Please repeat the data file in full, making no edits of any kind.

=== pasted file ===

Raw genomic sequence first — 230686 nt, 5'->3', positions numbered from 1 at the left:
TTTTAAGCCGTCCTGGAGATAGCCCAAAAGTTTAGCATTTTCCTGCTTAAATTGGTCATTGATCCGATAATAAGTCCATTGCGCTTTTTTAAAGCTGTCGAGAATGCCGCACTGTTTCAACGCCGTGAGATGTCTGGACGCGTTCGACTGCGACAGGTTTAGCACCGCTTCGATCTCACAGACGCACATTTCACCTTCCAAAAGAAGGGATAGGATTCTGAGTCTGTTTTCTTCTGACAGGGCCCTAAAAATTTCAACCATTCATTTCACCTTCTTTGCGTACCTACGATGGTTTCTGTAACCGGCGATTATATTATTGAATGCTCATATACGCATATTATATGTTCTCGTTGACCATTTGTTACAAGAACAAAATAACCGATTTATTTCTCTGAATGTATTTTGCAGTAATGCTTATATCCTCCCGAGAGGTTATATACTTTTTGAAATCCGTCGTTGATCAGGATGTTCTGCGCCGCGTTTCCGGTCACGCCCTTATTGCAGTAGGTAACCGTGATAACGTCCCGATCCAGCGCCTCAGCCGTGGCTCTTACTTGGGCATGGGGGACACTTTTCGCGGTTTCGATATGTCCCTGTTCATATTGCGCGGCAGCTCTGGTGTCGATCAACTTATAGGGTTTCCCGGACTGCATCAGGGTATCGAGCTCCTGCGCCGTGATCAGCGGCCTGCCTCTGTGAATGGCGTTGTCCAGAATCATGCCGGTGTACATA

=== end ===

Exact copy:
Raw genomic sequence first — 230686 nt, 5'->3', positions numbered from 1 at the left:
TTTTAAGCCGTCCTGGAGATAGCCCAAAAGTTTAGCATTTTCCTGCTTAAATTGGTCATTGATCCGATAATAAGTCCATTGCGCTTTTTTAAAGCTGTCGAGAATGCCGCACTGTTTCAACGCCGTGAGATGTCTGGACGCGTTCGACTGCGACAGGTTTAGCACCGCTTCGATCTCACAGACGCACATTTCACCTTCCAAAAGAAGGGATAGGATTCTGAGTCTGTTTTCTTCTGACAGGGCCCTAAAAATTTCAACCATTCATTTCACCTTCTTTGCGTACCTACGATGGTTTCTGTAACCGGCGATTATATTATTGAATGCTCATATACGCATATTATATGTTCTCGTTGACCATTTGTTACAAGAACAAAATAACCGATTTATTTCTCTGAATGTATTTTGCAGTAATGCTTATATCCTCCCGAGAGGTTATATACTTTTTGAAATCCGTCGTTGATCAGGATGTTCTGCGCCGCGTTTCCGGTCACGCCCTTATTGCAGTAGGTAACCGTGATAACGTCCCGATCCAGCGCCTCAGCCGTGGCTCTTACTTGGGCATGGGGGACACTTTTCGCGGTTTCGATATGTCCCTGTTCATATTGCGCGGCAGCTCTGGTGTCGATCAACTTATAGGGTTTCCCGGACTGCATCAGGGTATCGAGCTCCTGCGCCGTGATCAGCGGCCTGCCTCTGTGAATGGCGTTGTCCAGAATCATGCCGGTGTACATA